When you put yourself out there as the change agent in a community, you have to be above reproach. The trifecta of ethics, values and integrity can ensure that your agency is deserving of the resources of your community and up to facing its challenges.

When do you think values, integrity and ethics come together to impact our sector?  What is your opinion of agencies selling donor information?  As always, I welcome your insight, feedback and experience. Please offer your ideas or suggestions for blog topics and consider hitting the follow button to enter your email. A rising tide raises all boats.

Governance: The Work of the Board, part 2 Acting as the Fiduciary Responsible Agent

In Non Profit Boards on July 20, 2013 at 7:18 am

Welcome to part two of our five part series on Governance.  The first post reviewed the Board’s role in Hiring, Supporting and Evaluating the Executive.   Today, let’s discuss the Board’s role as the fiduciary responsible agent, which is quite different than the fiduciary mode outlined in my favorite Board book Governance as Leadership  and summarized in The Role of the Board. Fiduciary responsibility is one of the 5 pieces of the fiduciary mode, which is where governance begins for all boards and ends for too many.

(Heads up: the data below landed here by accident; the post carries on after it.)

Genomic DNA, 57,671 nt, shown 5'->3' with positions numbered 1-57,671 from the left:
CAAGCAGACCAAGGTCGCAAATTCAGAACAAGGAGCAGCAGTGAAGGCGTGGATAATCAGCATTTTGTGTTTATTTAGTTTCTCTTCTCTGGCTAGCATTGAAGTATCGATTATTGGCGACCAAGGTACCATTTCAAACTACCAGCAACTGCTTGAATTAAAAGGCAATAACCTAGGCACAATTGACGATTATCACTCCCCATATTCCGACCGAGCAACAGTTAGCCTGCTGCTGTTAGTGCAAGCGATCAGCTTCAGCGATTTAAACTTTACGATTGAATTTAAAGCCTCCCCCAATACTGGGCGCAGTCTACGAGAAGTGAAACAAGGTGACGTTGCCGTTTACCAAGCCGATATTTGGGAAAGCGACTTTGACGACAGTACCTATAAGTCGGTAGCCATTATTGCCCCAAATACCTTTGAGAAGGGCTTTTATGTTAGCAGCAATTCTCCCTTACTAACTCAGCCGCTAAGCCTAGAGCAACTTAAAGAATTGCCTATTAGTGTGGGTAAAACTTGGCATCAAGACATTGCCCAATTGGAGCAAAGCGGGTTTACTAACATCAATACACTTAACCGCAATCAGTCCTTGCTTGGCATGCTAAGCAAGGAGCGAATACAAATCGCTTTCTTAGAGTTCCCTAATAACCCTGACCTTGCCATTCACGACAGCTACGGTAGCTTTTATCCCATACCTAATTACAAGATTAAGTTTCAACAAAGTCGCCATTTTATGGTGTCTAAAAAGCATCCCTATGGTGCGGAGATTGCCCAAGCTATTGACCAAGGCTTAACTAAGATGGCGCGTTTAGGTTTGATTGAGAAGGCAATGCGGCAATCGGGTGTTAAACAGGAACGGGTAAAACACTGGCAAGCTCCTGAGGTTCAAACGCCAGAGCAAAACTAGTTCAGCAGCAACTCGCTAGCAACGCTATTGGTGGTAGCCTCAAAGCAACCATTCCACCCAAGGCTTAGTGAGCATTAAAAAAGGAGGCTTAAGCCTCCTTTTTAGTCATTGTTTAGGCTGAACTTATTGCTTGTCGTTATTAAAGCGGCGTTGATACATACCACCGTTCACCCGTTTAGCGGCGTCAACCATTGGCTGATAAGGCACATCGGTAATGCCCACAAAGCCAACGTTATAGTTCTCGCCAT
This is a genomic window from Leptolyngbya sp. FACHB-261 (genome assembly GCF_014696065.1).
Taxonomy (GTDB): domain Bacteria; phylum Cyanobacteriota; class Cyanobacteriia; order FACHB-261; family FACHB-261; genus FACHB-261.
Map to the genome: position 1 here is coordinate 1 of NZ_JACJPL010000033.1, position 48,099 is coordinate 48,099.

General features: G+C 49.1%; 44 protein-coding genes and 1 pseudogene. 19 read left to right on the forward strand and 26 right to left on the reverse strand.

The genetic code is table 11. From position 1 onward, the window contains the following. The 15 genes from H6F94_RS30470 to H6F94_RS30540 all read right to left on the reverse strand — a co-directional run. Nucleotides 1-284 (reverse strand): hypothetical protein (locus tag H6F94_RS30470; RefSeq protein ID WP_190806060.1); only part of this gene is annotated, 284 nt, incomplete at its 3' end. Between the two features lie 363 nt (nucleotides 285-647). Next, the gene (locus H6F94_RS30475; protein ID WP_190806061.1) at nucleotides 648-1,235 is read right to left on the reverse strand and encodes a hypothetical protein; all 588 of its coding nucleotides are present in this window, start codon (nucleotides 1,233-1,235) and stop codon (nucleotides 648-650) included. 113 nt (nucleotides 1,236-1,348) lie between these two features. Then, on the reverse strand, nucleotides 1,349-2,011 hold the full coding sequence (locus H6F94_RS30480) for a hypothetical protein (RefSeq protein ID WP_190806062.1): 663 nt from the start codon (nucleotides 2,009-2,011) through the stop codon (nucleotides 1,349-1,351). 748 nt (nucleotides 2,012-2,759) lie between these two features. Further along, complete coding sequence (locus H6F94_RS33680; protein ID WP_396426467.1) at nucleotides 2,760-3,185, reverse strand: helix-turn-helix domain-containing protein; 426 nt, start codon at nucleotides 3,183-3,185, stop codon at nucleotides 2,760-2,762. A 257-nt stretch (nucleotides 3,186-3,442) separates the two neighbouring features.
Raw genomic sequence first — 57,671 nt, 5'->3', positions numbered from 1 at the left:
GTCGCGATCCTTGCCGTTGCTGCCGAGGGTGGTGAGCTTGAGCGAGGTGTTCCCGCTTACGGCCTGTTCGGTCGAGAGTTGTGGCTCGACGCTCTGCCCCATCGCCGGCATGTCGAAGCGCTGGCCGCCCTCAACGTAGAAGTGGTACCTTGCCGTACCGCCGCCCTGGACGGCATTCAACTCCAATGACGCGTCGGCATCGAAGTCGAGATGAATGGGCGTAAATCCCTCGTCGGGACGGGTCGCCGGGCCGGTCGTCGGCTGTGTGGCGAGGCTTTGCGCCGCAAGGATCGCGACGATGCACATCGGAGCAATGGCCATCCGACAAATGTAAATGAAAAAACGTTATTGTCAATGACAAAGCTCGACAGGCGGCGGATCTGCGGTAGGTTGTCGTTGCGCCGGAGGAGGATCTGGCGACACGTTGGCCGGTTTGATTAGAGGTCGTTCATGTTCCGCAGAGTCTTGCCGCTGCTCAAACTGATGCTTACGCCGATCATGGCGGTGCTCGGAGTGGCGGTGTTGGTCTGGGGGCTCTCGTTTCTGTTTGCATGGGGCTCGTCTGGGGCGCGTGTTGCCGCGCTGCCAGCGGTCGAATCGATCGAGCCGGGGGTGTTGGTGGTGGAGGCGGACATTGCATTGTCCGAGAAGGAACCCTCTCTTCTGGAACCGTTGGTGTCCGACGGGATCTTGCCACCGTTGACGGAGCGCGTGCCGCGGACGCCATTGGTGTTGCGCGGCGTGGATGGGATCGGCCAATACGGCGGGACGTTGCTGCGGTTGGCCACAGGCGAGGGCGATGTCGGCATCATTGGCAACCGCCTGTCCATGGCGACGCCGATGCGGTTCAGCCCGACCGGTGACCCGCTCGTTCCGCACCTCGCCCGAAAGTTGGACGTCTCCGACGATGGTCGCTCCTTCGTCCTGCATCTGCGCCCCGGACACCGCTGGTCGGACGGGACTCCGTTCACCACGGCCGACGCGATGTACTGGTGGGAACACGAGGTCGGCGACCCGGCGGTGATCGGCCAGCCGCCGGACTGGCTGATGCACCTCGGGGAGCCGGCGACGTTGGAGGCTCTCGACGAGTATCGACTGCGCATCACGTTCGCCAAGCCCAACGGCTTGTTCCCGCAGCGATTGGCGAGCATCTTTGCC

As previously mentioned, Boards are made up of appointed community leaders who are collectively responsible for governing an organization.  That includes:

  • Setting the Mission, Vision and Strategic Plan
  • Hiring, Supporting and Evaluating the Executive Director
  • Acting as the Fiduciary Responsible Agent
  • Setting Policy and
  • Raising Money

One of my goals for this blog is to rectify the common practice in the field of people telling nonprofit executives and boards how things should be done without any instruction as to what that actually means or how to accomplish it.

What it means to meet your fiduciary responsibility is:

It is the Board’s role to:

  • — Read, understand and approve the financials
  • — Review, understand and approve the audit, as appropriate
  • — Review and sign the 990
  • — Understand how the programs tie to the mission and the number of people served in those programs as well as the program’s impact

Financial statements should be prepared by the assigned staff or volunteer and reviewed by Finance Committee, often Chaired by the Treasurer, and then presented, by that Treasurer, to the full Board every time the full Board meets. Members of the Board should receive and review the information in advance and come to meetings prepared to ask questions and continue to ask questions until they understand and are willing to have their name listed as having approved the financials.  Once questions have been answered and all members are satisfied, the financial statements should be voted upon and either approved or sent back to committee with instructions to be addressed.

Please do not vote for something you do not understand.  When I do this training with Boards, I often say, the Exec will just get fired; Board members will go to jail.  I’m only mostly kidding. The Exec will likely go to jail too.  Either way, the community and the law will hold you as a Board member responsible.